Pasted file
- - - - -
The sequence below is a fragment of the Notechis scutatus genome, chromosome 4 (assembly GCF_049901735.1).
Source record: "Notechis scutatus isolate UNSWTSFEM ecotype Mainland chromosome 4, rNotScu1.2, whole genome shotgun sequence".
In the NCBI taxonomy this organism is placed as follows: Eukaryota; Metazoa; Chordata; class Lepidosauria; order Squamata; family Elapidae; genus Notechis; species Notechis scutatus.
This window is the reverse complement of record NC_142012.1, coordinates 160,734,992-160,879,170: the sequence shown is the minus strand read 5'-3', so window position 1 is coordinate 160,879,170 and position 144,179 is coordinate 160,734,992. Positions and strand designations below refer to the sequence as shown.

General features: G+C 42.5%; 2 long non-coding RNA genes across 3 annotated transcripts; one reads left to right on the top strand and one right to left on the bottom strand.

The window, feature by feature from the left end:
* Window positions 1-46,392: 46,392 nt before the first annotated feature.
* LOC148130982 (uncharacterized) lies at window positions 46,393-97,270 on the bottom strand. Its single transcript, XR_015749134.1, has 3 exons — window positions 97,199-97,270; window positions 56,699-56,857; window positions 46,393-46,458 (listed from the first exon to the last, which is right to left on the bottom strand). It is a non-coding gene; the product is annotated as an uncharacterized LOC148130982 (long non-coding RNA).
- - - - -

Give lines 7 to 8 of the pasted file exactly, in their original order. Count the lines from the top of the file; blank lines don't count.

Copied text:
* Window positions 1-46,392: 46,392 nt before the first annotated feature.
* LOC148130982 (uncharacterized) lies at window positions 46,393-97,270 on the bottom strand. Its single transcript, XR_015749134.1, has 3 exons — window positions 97,199-97,270; window positions 56,699-56,857; window positions 46,393-46,458 (listed from the first exon to the last, which is right to left on the bottom strand). It is a non-coding gene; the product is annotated as an uncharacterized LOC148130982 (long non-coding RNA).